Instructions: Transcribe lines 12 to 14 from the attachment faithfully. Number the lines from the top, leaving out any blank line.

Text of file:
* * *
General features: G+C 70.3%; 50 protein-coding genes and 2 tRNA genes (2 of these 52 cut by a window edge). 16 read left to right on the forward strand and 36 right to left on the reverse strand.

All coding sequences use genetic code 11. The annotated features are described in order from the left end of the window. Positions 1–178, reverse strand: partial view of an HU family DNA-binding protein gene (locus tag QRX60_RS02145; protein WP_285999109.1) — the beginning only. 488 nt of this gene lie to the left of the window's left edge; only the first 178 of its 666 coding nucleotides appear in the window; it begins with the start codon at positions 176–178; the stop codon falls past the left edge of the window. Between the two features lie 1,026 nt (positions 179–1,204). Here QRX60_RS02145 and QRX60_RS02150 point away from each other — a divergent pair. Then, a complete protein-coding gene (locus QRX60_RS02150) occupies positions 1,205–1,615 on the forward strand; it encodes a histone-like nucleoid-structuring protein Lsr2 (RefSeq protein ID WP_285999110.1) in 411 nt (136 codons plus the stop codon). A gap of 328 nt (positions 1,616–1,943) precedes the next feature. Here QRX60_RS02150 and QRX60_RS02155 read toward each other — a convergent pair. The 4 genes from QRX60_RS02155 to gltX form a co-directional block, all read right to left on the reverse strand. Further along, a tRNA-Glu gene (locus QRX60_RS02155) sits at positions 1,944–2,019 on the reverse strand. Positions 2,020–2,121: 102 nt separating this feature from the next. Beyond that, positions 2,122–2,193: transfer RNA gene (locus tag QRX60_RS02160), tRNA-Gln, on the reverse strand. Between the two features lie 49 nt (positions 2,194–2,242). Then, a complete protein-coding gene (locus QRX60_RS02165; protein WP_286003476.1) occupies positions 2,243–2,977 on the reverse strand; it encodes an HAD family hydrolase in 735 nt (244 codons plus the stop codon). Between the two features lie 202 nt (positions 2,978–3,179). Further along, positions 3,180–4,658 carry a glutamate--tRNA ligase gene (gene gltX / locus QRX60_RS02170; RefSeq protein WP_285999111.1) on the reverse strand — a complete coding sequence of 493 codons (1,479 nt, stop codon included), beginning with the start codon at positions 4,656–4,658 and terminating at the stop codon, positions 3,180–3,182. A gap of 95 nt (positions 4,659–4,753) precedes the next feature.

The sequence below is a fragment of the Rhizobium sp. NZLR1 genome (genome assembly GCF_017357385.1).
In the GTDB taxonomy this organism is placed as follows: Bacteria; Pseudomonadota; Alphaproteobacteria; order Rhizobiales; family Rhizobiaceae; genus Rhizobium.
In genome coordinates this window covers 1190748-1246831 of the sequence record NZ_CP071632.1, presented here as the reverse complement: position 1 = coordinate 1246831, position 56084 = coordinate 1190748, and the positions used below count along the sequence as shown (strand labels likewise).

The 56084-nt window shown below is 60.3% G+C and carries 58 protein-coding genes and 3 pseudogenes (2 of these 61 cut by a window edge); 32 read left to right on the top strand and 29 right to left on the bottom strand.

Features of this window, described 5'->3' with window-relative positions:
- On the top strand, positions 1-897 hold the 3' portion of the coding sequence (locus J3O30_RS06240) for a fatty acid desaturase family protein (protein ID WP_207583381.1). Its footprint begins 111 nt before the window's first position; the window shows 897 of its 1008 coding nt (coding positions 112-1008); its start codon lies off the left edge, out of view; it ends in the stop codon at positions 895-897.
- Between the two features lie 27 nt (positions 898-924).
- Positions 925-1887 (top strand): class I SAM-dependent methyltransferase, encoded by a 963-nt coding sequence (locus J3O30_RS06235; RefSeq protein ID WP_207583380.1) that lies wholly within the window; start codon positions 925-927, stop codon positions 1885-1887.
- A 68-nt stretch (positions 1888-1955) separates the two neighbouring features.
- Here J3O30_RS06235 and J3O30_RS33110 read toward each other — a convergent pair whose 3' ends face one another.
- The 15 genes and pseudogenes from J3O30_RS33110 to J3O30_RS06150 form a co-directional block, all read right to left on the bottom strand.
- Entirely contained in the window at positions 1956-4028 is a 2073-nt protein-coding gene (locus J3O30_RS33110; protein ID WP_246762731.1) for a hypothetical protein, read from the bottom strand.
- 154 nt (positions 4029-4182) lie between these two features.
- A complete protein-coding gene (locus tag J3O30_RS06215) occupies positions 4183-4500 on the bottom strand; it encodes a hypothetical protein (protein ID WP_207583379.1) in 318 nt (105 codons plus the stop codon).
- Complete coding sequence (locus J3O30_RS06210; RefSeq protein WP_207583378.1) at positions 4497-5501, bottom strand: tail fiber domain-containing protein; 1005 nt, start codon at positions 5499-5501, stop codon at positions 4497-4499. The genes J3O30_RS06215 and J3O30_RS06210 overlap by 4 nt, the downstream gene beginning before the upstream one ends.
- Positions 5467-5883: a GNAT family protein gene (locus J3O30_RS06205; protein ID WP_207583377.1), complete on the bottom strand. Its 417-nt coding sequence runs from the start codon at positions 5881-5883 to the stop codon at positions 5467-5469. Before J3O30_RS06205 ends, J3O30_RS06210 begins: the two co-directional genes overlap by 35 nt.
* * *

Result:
- Here J3O30_RS06235 and J3O30_RS33110 read toward each other — a convergent pair whose 3' ends face one another.
- The 15 genes and pseudogenes from J3O30_RS33110 to J3O30_RS06150 form a co-directional block, all read right to left on the bottom strand.
- Entirely contained in the window at positions 1956-4028 is a 2073-nt protein-coding gene (locus J3O30_RS33110; protein ID WP_246762731.1) for a hypothetical protein, read from the bottom strand.